But it's not without flaws. Big projects can cause it to crash and it's notoriously fussy about tablet compatibility. All that said, this is the one art program I thought was worth paying for. I stand by that, though I admit it was before getting to know my next and final entry...
Clip Studio Paint ($49.99 USD Pro | $219 USD for Paint Ex)
GOOD FOR: Illustration, Animation, Adobe Refugees, Customization
BAD FOR: Nothing. NOTHING, OKAY? IT'S GREAT. YOU WERE ALL RIGHT. ARE YOU HAPPY???
Remember earlier in the post when I mentioned there were two programs that stood out among the tidal wave of recommendations I got following my Fuck Adobe Post Heard Round the World? Remember how I mentioned one of them wasn't free and therefore didn't meet the single criteria needed to qualify for a spot in that round-up?
Yeah. This was that one.
I got notifications about Clip Studio Paint in all caps. People balked that I had not mentioned it. Not in an angry way; it was more like shock. Indignant shock at worst. It was ultimately this reaction--and the recent observation that all my art friends are apparently using this program now--that led me to make this post.
By the time I'd gotten to testing it, I was prepared to be grumpy about it. It was the fourth unfamiliar program I was test-driving, and I haven't regularly made digital art since those early twenty-teens. It was late at night near the end of an uncharacteristically stressful week. I couldn't wait to say all the ways Paint Tool SAI was better than Stupid Clip Paint.
Suffice it to say that is not what will happen. Stupid Clip Paint is incredible. And any artist who has used it will tell you as much. I know this because thousands of them have told me. They told me to tell you. And here I am, telling the fuck out of you, because you need to hear it.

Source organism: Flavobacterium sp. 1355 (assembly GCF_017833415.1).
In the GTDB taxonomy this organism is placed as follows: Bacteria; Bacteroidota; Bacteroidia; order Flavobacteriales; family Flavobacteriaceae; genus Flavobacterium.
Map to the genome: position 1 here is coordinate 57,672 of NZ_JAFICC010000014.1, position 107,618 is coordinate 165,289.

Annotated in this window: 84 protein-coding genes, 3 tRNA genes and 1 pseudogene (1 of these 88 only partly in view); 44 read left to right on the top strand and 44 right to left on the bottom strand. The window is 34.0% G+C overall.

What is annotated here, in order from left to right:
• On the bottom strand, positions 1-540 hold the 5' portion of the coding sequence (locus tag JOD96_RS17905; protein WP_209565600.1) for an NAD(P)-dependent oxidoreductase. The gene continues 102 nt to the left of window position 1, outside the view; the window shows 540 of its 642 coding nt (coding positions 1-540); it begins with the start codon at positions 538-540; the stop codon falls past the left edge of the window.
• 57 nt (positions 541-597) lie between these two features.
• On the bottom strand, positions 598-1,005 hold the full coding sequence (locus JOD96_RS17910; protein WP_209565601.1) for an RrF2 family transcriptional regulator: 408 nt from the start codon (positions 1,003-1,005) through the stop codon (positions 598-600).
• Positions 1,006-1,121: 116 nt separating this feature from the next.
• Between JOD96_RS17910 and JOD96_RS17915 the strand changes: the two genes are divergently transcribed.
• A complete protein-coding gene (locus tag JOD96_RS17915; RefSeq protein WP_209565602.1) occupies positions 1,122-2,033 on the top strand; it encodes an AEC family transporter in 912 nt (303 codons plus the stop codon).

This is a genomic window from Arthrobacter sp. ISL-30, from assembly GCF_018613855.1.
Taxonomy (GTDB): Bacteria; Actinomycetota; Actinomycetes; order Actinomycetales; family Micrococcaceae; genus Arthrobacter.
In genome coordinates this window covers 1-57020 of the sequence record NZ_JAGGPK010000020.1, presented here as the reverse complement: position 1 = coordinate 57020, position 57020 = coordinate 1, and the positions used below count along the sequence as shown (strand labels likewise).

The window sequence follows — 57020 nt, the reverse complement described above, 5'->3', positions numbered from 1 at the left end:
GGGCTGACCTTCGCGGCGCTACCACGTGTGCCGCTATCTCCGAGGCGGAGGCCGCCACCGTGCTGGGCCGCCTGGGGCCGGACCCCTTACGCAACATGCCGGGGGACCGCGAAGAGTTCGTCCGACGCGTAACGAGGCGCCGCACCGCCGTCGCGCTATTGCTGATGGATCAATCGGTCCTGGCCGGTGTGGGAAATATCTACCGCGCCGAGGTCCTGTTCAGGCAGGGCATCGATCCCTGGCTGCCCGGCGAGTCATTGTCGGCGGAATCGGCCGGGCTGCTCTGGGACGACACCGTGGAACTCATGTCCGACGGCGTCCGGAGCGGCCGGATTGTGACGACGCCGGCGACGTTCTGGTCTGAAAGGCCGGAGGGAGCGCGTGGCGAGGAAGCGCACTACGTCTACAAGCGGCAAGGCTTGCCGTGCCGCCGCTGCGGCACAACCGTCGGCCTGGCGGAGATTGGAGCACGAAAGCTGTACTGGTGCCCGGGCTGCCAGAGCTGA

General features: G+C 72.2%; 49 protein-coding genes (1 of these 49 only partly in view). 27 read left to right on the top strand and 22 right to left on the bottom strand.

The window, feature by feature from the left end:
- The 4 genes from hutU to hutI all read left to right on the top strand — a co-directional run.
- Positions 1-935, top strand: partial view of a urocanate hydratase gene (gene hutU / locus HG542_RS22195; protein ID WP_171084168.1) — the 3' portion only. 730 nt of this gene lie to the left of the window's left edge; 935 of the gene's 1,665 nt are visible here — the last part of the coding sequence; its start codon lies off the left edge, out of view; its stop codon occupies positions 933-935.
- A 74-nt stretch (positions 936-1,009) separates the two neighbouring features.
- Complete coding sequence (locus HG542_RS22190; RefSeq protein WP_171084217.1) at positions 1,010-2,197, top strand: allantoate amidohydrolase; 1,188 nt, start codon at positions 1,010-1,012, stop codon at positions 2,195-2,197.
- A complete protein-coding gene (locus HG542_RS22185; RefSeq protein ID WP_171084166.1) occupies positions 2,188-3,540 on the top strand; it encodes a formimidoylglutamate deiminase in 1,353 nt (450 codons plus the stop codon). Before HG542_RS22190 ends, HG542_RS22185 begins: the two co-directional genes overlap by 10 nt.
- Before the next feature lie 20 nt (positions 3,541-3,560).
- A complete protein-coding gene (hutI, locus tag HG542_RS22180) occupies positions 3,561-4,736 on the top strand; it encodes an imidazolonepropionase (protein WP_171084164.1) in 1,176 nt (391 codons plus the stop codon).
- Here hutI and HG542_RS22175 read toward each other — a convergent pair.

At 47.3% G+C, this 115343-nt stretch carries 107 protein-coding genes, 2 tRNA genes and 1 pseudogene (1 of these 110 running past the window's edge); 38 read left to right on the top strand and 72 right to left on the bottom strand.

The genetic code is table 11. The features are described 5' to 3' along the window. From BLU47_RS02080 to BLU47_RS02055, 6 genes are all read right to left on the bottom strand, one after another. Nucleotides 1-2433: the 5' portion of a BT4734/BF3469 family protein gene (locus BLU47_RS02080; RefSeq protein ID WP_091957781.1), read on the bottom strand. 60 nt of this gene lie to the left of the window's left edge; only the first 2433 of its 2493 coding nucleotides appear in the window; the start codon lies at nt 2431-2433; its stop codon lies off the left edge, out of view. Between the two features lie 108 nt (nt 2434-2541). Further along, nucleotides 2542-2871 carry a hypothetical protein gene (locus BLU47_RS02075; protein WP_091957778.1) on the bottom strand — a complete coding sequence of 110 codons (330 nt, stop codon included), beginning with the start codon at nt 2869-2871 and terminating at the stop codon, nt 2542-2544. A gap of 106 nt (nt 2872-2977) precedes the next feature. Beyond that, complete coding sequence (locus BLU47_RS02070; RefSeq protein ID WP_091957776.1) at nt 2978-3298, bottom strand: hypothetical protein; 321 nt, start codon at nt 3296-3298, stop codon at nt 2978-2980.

For the same price as Paint Tool SAI, you get all the magic of SAI and more. If you're used to the Photoshop interface, you'll feel right at home. If you're not (like me), you might feel a bit overwhelmed at first. Luckily, there are tons of tutorials and tips built right into the app that will walk you through whatever you want to do and the customization options are endless. You can design for print or digital. It can do vector art and has a (simplistic) animation tool. The damn thing does 3D modeling for God's sake. If it's not as good as Photoshop, it's probably better. If I hadn't just last year purchased a SAI license after pirating it for years, I'd have bought this by now.
For the admittedly much steeper price of $219, however, you get a veritable explosion of other features. The ability to work with multi-page files. Full production animation. Exporting multiple-page documents for print or publication. Conversion of 3D images to 2D, which is apparently a thing.
Even as expensive as that is, however, it's still infinitely cheaper than Photoshop and it does way more. And, most importantly, you only have to pay for it one goddamn time.
I know we're all still reeling from Adobe being assholes. I know it's easy to be angry and talking shit is satisfying. But we've gotta do more than be angry, guys. I can't overstate the necessity of supporting smaller developers, now more than ever. It's all well and good to pump our fists and scream "FUCK ADOBE" but we owe it to the people doing actual work offering solutions to amplify and support them.
I hope this post finds you well. See you guys next week, where I will (hopefully) talk about something that isn't art-related.
1. I know the entire section is dedicated to free programs and listing each individual program as free was both redundant and silly. I did it anyway though, on the grounds that I really love free shit.
2. I was largely ignorant of Deviantart until it got so big I was terrified of going anywhere near it. My first art community was the much-smaller--and amazingly still active--PaperDemon. I even found my old account, made in 2006, just for you guys, which to my shock and hilarity still exists and features art from, amazingly, as recently as 2013. And I can't remember the login information, so if there's anything problematic buried in that account, I can't really do anything about it but apologize and assure you I've grown. 2006 Me wouldn't recognize 2019 Me. 2019 Me barely recognizes 2019 Me.